| Taiwan DRAM Makers Optimistic About Market Rebound
April 3, 1998 (TAIPEI) -- Taiwan DRAM makers are optimistic about DRAM sales in
the second half of 1998, and they anticipate sound profit margins in 1999.
|Despite divergent outlooks by market analysts, two leading DRAM makers in Taiwan
-- Vanguard International Semiconductor Corp. (VIS) and Powerchip Semiconductor
Corp., both located in the Hsinchu Science-based Industrial Park -- showed
confidence that the volume of semiconductor businesses in the second half of
1998 will surpass that of the first half, and that profit margins will return to
a healthy level.
Due to a production glut, DRAM price nose-dived starting late 1995 following a
production growth of 74 percent per year from 1993 to 1995. Two consecutive
years of negative growth ensued: a 38.5 percent decrease in 1996 and a 21.2
percent drop in 1997.
Compared to the last semiconductor recession of 1984-1986, the past two years of
decline have been gentle to DRAM makers, according to Morris Chang, VIS's
chairman of the board. He said the cyclic mode is typical of any semiconductor
Frank C. Huang, chairman of Powerchip, holds a similar view. He said sales of
the to-be-launched Microsoft Windows 98 operating system and Intel AGP chip will
determine if demand for DRAM chips can drastically increase. He said DRAMs are
an application-oriented product; if there are breakthroughs in PC hardware and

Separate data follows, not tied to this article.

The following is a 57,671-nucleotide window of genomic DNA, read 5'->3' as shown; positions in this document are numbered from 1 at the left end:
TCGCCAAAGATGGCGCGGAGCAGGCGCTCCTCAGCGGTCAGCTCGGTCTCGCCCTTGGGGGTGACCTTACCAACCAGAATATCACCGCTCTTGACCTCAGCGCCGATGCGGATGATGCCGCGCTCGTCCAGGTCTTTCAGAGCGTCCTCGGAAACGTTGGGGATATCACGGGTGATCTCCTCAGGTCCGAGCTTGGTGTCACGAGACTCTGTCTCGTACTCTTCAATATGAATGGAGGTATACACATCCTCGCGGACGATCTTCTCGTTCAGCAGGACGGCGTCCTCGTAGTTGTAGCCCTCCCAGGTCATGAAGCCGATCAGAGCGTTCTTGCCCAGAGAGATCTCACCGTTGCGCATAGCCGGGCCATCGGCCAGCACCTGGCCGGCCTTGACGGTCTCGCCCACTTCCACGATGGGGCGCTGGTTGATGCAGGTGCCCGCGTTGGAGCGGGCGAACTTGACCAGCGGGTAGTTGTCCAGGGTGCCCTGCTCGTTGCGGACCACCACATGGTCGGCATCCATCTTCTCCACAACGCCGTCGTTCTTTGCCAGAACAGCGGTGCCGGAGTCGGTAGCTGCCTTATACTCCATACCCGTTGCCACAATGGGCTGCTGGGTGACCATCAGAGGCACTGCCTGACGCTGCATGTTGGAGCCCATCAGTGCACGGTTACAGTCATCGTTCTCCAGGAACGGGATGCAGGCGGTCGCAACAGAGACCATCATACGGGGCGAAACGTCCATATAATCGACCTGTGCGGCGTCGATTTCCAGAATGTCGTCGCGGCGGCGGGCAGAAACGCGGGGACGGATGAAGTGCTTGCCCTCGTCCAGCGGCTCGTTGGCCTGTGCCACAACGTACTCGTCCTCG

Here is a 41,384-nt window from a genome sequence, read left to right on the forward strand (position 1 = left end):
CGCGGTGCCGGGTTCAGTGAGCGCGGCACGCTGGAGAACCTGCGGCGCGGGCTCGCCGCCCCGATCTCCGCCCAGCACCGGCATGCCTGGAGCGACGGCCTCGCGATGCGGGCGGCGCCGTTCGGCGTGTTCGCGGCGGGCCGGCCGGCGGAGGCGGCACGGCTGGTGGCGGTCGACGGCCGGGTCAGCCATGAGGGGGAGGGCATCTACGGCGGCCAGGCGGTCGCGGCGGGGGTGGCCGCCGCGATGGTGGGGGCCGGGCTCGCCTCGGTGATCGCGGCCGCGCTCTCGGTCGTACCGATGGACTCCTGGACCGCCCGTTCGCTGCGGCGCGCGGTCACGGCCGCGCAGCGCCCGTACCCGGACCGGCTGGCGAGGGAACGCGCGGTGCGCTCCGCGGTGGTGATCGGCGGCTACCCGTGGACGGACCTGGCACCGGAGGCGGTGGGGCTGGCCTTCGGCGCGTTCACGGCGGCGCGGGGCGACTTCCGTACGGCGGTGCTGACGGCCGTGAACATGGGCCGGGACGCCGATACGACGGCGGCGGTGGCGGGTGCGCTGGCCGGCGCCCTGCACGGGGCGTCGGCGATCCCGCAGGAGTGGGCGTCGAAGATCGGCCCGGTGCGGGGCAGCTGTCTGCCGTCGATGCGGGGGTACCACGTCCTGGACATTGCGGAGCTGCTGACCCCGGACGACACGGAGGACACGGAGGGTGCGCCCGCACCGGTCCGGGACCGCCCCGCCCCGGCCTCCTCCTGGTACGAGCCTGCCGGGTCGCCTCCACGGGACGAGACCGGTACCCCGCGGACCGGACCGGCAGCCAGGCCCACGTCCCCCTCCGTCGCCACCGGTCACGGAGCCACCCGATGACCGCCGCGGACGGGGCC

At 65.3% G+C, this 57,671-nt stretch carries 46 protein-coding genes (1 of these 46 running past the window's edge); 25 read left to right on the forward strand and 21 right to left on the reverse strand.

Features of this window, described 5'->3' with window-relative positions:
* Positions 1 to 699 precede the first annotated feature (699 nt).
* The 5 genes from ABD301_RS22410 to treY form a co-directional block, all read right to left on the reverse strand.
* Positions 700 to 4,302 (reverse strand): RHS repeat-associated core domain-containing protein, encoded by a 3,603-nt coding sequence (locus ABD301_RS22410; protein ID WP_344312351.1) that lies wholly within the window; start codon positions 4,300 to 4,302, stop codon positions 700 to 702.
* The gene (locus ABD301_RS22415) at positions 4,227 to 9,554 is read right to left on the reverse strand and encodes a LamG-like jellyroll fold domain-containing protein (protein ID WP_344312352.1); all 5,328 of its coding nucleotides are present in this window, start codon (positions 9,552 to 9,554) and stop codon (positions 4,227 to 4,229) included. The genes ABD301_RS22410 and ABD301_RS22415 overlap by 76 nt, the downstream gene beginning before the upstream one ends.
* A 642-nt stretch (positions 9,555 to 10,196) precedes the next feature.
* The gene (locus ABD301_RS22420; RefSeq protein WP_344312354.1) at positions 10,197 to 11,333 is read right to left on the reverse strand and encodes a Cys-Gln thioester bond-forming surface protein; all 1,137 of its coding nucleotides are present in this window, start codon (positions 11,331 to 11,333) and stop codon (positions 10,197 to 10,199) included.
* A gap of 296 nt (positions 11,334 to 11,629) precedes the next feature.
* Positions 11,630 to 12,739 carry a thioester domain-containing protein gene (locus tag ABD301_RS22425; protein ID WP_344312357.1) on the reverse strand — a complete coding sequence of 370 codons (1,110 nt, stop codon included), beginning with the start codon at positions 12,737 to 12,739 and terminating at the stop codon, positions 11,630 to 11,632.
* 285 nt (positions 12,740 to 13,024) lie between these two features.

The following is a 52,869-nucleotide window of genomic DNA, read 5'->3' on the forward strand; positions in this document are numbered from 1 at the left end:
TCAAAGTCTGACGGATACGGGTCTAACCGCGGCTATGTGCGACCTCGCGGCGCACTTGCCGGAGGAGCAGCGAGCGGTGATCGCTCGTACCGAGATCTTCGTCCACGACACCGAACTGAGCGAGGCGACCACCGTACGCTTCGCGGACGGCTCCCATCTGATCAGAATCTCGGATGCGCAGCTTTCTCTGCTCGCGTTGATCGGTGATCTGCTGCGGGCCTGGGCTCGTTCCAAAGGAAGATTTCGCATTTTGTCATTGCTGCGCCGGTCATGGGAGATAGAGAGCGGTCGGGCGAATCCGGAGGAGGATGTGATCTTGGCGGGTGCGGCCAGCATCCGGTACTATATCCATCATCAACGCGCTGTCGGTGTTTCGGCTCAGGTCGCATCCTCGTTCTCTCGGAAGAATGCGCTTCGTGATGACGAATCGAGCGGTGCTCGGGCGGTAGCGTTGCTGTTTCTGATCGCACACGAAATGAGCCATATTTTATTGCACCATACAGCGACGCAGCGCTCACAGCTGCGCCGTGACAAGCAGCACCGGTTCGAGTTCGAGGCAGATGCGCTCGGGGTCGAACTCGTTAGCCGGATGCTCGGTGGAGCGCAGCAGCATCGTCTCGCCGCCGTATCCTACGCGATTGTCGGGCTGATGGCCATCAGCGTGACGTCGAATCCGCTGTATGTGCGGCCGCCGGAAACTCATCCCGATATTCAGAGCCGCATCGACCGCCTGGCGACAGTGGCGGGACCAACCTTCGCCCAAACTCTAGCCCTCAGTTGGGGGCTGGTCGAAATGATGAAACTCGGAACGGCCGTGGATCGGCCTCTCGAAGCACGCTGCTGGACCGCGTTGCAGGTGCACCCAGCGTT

software, the need for DRAMs will grow substantially. Therefore, he has a rosy
outlook about DRAM sales towards the second half of this year. He even
anticipates sizable growth in 1999.
Over the past year, many semiconductor makers in America, Japan and Korea have
postponed plans to expand DRAM production capacity. The Asian financial crisis
also kept Korean DRAM makers from borrowing to expand. Chang said this helped in
reaching a balance between supply and demand, but it will be unlikely for the
price to return to the high point of 1995. However, DRAM makers can look forward
to a fair profit margin as early as next year, he said.
Chang considers current DRAM prices at the bottom level. According to his
experience, a sound profit margin will come while the maker keeps elevating
processing technology and yields as long as DRAM prices remain stable.
"DRAM prices do not have to bounce back for us to make a profit," he said. For
example, when the unit price of a 16Mb DRAM has remained between US$2.50 and
But future profits are most likely to come from 64Mb DRAM chips. Chang said if
the unit price can maintain a US$10-US$13 level, the manufacturer will gain a
healthy profit simply by continuously reducing the costs. VIS President Fang
Churng Tseng echoed his view, saying one can sustain a good profit at a US$6
Regarding next-generation 256Mb DRAM chips, Tseng is taking a long-term view. He
said volume production may not materialize until 2001 due to extra challenges in
improving yields, the new tasks associated with 12-in, fabs and heavy capital
investment outlays. For the time being, he expects the glut to be over within a
year, when capacity expansion in 64Mb DRAMs slows and market demand grows
(Charlene Huang, Asia BizTech Correspondent)